[Tutor] Need all values from while loop - only receiving one

Alan Gauld alan.gauld at yahoo.co.uk
Wed Jul 4 10:53:36 EDT 2018

On 04/07/18 12:08, Daryl Heppner wrote:

> If you have any suggestions for continued self-learning (books,
> courses, etc.) I'd appreciate any tips.

So far as OOP goes you can't go far wrong with the latest version
of Grady Booch's OOAD book. I've read both the previous versions
and the latest update is the best yet.

> A bit of context, in case you're curious - we're parsing the XML for
> load into a T SQL database for reporting purposes which is why I've
> parsed each value to a unique "cell".  The print statement is merely a
> QA step before ultimately making use of the pyodbc method.

I guessed as much.

As for the database inserts I'd consider making them part of the
class init method, so once you create the new class instance
it automatically saves itself (or updates if the ID already

> The need to extrapolate the full rent schedule is to address a few
> reporting needs.  Free Rent, where applicable, is not expressed as a
> dollar value with a specific date.  Rather, it is described as a
> percentage of Base Rent with a reference to the month in which it
> applies.  A lease can have multiple Free Rent periods which may or may
> not be consecutive and there are several examples where a Free Rent is
> applied in the 2nd month and again in the 14th month which means that
> the dollar value of the Free Rent could be different if a rent step
> occurs at the end of the first year.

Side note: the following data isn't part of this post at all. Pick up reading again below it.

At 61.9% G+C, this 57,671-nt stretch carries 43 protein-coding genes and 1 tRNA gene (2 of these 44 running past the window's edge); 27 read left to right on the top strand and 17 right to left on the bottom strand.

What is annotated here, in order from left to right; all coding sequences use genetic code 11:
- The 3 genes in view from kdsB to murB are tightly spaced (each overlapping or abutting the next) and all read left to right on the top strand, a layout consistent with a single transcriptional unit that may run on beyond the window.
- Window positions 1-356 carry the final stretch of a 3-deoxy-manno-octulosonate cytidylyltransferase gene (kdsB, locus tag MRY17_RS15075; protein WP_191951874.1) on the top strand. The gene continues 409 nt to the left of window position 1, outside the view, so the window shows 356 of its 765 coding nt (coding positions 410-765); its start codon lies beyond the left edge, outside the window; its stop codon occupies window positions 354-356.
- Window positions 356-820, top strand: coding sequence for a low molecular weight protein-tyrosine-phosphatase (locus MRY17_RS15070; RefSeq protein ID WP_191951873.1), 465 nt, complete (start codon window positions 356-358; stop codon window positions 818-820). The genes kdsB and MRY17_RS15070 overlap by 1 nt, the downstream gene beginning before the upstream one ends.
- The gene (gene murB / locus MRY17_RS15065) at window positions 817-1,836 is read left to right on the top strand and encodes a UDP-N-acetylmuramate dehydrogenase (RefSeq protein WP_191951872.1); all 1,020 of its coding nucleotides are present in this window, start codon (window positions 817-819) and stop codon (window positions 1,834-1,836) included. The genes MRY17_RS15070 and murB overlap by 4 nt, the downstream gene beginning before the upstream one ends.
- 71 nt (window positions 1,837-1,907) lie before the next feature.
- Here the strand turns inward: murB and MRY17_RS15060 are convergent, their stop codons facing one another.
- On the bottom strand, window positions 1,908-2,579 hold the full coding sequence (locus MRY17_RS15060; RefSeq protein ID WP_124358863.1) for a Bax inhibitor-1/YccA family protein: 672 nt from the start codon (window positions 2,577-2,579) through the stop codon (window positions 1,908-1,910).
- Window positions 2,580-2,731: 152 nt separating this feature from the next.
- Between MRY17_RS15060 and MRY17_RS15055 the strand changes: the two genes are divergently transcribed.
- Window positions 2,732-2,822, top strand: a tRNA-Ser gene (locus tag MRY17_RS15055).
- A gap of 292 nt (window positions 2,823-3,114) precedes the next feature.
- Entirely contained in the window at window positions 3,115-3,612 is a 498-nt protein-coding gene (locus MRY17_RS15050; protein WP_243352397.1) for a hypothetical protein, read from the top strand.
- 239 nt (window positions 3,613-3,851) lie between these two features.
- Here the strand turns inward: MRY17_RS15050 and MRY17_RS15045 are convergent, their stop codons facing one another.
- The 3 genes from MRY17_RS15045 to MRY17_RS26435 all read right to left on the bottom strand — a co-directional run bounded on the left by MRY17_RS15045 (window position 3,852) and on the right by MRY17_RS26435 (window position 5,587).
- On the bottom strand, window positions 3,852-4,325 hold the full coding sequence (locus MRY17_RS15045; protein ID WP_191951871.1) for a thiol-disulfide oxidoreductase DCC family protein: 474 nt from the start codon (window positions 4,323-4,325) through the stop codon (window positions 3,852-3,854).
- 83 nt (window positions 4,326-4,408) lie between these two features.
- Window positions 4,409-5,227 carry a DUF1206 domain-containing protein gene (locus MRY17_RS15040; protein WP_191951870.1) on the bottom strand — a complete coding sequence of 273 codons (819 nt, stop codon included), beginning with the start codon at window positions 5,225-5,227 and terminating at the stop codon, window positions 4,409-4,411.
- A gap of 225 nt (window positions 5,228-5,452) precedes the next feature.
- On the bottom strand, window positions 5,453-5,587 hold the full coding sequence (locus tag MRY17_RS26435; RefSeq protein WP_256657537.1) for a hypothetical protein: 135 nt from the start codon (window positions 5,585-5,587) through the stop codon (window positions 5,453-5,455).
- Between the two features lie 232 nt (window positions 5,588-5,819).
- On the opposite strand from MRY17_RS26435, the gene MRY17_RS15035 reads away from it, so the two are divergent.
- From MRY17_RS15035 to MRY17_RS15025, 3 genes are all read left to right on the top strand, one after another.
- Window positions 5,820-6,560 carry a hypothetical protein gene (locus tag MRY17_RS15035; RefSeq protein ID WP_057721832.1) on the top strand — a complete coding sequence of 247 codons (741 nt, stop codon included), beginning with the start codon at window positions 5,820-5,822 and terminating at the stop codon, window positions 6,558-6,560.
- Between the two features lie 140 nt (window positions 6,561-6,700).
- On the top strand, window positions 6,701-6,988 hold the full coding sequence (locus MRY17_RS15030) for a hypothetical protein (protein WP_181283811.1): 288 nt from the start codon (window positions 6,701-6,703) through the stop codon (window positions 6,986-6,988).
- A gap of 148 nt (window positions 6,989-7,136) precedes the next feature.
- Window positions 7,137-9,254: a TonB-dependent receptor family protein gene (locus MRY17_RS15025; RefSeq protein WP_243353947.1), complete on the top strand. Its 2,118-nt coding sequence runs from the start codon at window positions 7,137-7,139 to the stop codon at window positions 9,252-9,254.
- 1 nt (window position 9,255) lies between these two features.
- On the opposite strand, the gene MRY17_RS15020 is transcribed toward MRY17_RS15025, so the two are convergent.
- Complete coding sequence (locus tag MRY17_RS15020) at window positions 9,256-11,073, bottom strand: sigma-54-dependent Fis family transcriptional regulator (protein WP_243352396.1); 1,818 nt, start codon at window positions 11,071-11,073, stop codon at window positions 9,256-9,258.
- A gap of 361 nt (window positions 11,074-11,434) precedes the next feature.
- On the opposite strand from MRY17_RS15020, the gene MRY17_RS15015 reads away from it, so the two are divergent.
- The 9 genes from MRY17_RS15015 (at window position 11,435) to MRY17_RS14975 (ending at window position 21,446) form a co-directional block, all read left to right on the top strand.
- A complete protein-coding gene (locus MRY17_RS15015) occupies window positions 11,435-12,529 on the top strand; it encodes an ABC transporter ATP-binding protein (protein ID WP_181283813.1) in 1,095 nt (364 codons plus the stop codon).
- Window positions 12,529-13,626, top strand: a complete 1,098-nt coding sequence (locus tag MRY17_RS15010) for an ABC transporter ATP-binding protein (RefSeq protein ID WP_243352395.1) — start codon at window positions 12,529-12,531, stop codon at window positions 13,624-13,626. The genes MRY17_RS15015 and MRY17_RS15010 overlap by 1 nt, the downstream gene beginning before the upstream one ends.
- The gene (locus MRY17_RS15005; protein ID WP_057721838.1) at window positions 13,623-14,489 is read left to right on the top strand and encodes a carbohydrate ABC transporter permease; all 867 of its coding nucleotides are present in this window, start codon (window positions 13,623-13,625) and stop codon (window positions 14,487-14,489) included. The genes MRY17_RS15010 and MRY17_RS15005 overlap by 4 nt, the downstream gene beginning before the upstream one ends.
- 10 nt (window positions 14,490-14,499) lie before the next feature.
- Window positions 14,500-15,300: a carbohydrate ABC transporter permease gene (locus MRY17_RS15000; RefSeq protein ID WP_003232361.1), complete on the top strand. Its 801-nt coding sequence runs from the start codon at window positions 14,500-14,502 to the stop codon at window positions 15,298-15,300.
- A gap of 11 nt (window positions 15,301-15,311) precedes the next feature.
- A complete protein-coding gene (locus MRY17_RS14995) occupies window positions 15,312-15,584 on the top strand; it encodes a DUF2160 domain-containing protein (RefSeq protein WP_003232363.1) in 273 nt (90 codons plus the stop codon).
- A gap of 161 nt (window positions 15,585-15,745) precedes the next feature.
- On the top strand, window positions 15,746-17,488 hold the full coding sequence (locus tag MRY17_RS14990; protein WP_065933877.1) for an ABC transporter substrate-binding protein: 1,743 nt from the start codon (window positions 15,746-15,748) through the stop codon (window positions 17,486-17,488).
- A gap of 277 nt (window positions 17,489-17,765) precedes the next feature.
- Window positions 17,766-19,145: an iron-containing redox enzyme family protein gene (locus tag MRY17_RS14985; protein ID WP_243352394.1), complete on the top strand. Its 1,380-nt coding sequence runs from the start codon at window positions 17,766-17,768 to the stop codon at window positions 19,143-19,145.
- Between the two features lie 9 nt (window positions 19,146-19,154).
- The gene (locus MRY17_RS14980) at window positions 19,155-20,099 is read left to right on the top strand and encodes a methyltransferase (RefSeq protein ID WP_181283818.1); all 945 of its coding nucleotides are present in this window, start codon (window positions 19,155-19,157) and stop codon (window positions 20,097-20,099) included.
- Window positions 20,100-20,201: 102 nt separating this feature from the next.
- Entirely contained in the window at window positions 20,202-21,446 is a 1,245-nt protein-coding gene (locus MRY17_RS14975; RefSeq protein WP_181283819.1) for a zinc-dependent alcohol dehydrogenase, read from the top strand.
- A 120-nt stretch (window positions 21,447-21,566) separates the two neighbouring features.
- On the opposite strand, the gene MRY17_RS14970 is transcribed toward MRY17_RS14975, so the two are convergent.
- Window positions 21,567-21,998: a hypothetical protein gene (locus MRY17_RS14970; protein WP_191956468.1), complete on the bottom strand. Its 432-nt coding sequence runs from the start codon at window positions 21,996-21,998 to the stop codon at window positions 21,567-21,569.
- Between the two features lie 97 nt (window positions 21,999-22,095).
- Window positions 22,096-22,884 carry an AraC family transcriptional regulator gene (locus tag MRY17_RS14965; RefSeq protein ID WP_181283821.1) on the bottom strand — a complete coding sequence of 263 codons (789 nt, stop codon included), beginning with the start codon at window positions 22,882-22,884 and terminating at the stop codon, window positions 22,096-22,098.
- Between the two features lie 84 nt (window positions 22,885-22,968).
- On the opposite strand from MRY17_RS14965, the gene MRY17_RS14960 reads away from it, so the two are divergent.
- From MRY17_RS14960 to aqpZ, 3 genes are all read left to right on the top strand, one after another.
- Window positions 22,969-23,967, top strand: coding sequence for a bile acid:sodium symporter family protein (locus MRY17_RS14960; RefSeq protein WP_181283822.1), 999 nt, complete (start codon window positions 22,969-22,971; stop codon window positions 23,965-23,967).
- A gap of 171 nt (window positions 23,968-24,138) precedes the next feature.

Put the calculations as methods into the corresponding classes.
If necessary break them up so each class does only its own bit
of the calculation. Remember the adage that "objects do things to
themselves". If an object owns a piece of data it should be the
thing that operates (including doing calculations) on that data.
Calculations are operations on objects not objects in their
own right. (Unless you are building a calculation framework,
like Matlab say...)

One of the most common OOP anti-patterns is having some kind of
calculator object that fetches data from all the surrounding
objects, does a complex calculation then stores the result
into some other object.

Instead the calculation should commence in the target object and it
should ask each of the supplier objects to do their own bits only
returning to the target the end result of their subcalculation.
The target object should, in turn, only be performing calculations
on the results returned plus the data actually stored in the
target itself. Of course it is not always that clean but if
the object data is partitioned well it should be pretty close.

But it takes most non-OOP programmers a little time to turn their
thinking inside out like that. So don't sweat if it feels
unnatural to start with.

Alan G
Author of the Learn to Program web site
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